Less known to visitors are the streets located just a stone throw’s away from the more commercial streets; in here it is possible to find busy men unloading merchandise for their shops, and traditionally decorated wood and steel doors. Away from the hustle and bustle of the commercial activity, I was able to concentrate on capturing some of the “flavour” of the souk, the details that often go unnoticed.

In this regard, the Sony A7II and Zeiss C Sonnar f1.5 50mm lens are a wonderful combination, for this more contemplative type of photography. Having visited this place so many times before, this time I wanted to obtain some different results, other than the more “normal” shots inside the souk proper.

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The Sony A7II with the Zeiss C Sonnar f1.5 50mm ZM lens

This is just a quick post to share my experience with the above combination. The Sony A7II is the second iteration of a very successful line of mirrorless full frame cameras. Main improvements over its predecessor are: a larger grip – thus better ergonomics, at least for me; a more robust build (the camera features more metal in its chassis); and of course, IBIS (image stabilization via the sensor, so all lenses can benefit). Two things are a bit of a let-down: loud shutter noise, and lack of touch screen.

But most importantly, the camera handles beautifully in the field, where it counts. I use it for documentary, street, and travel photography, with a trusty Zeiss C Sonnar f1.5 50mm ZM lens. This is Leica M mount lens, and as such, it requires an adapter to be used on the A7 (I have opted for the Novoflex adapter, solid and reliable). Much has been said about this lens, basically people hate it or love it; I am in the latter camp, otherwise I would not be using it, right?

The lens renders in its own special way: (near) wide open it delivers a “softer” and “dreamier” look in the areas that are not in focus, with a rapid and smooth transition between your subject and the background. Stopped down, the sharpness increases over the image area, but in the corners, the image is perhaps not sharp enough for “sharpness crazies”. To me, it is more than enough, and I am quite happy with it.

Of course the lens is not auto-focus, but manual focusing with the A7II is a breeze, thanks to some assisting tools. These are focus peaking and zoom/magnification of the user selected focusing area. The lens itself has a “true” manual focus ring, smooth as butter, plus an aperture ring; really “old school”.

Finally, I post some images taken with this combination, from Lisbon, Fatima sanctuary, and Batalha monastery.

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Sony RX10 goes to Abu Dhabi

I recently went to Abu Dhabi on a business trip, to attend a conference. As always, I wanted to take a “small travel” camera with me. Recently, I had been looking with increasing interest at the Sony RX10. Actually, I had been looking at this camera since it was introduced in 2013, but the original high asking price cooled off my interest. With the price going down with time, I ended up getting one; after all, it is hard to resist the package: Zeiss 24-200mm f2.8 lens, 1 inch Sony sensor, good ergonomics, image stabilization, plus the other bits and bobs.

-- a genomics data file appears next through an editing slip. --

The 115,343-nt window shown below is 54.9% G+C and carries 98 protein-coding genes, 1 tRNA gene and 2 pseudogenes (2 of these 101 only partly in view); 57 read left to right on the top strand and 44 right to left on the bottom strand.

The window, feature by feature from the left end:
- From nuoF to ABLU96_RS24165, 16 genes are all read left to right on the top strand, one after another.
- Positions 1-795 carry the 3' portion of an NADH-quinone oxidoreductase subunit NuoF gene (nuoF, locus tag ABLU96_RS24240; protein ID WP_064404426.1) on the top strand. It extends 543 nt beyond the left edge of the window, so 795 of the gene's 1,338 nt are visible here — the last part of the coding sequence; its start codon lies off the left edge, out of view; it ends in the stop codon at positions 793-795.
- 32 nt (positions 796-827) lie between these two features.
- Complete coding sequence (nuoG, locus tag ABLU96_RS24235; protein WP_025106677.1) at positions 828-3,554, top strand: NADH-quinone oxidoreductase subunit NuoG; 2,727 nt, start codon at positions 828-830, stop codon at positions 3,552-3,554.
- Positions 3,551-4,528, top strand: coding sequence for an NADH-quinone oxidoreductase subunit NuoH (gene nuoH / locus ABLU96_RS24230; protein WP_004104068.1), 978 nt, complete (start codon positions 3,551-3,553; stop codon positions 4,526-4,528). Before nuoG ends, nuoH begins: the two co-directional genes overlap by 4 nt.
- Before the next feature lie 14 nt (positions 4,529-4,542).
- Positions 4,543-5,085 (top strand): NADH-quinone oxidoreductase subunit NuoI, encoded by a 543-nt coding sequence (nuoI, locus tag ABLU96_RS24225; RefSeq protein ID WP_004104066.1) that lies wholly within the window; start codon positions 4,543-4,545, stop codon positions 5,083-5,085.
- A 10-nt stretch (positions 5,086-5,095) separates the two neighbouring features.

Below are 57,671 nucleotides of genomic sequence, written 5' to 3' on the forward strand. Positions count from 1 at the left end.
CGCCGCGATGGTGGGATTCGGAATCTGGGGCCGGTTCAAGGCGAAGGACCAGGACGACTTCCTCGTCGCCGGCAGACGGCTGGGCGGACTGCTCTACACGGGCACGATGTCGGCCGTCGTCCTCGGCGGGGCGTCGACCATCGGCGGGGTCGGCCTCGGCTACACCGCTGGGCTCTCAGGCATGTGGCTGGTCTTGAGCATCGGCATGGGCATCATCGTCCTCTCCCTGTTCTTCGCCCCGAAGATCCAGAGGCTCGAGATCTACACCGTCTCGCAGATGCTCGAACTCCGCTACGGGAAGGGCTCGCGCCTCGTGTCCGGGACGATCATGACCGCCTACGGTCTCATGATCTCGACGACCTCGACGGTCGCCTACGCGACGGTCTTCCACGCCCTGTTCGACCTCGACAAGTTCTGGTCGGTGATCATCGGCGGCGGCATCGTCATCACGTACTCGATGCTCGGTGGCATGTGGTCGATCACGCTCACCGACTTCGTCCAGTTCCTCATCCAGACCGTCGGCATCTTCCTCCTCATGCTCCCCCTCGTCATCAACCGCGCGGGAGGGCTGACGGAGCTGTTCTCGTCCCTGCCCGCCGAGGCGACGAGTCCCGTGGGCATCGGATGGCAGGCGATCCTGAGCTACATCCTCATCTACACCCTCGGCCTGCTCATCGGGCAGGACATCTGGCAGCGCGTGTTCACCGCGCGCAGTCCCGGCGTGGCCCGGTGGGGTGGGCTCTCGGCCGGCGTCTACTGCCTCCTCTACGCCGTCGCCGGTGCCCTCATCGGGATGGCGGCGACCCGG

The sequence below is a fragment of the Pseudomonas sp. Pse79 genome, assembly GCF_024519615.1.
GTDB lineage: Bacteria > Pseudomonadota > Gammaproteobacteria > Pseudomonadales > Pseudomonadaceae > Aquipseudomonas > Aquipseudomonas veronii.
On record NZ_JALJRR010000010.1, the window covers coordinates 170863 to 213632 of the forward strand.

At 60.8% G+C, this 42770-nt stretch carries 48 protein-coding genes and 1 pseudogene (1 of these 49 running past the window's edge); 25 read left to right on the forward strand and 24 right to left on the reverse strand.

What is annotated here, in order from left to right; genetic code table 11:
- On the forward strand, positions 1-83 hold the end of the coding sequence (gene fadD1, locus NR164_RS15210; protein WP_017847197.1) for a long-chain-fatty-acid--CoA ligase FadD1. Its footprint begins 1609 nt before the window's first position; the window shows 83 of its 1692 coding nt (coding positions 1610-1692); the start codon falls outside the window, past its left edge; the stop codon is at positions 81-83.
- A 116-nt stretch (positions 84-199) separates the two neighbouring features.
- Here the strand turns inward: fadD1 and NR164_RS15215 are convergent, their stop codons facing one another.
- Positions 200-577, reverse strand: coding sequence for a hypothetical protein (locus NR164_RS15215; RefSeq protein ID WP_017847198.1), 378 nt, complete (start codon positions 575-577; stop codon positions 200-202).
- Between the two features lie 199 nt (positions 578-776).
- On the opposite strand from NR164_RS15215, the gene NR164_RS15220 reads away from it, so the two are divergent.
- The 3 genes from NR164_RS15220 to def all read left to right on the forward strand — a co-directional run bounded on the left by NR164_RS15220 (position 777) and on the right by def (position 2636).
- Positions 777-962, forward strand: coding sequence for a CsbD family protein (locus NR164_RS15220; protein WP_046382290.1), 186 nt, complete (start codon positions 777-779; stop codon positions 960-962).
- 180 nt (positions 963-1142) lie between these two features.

So when the time came to choose a camera to take with me to Abu Dhabi, the choice was obvious. I carried the camera plus a 13 inch laptop in a shoulder bag, no problem. I know Abu Dhabi well, but being on non-leisure trip means getting up early and staying up late, to make the best of the light. I was also travelling without a tripod this time, even my small travel one, so I was totally relying on upping the ISO and image stabilization. I went out mostly to photograph along the Corniche, close to the hotel where I was staying. The skyline in getting more impressive by the day, and makes for interesting photographs at sunrise and sunset.

The camera performed as expected. Zooming the lens is indeed slow, but after a while one gets the hang of it, and anticipating the focal length required makes up for it. Auto focus worked well, even in night scenes I always managed to find something to focus on, quickly and reliably. The ISO performance from the camera is acceptable, considering the size of the sensor. I was typically shooting in aperture priority mode and auto ISO up to 1600. This managed all the situations I encountered.

Now, at ISO values 800 and 1600, the image starts to degrade if you examine your images at 100% on screen. Careful sharpening and noise reduction can help up to a certain point, and the images end up being acceptable for most uses. In the end, I was able to take the photos, and it is marvellous how much technology has progressed.

I would say that the RX10 is a camera that will serve many photographers well, and that delivers high quality images if you understand its operational limits. It even allows you to step out a little bit from those limits and take photos that otherwise would not be possible, while maintaining a certain file integrity and quality. In the end, as a general purpose fixed zoom lens camera, it more than delivers.

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ISO 1600 and f2.8
ISO 1600 and f2.8, not bad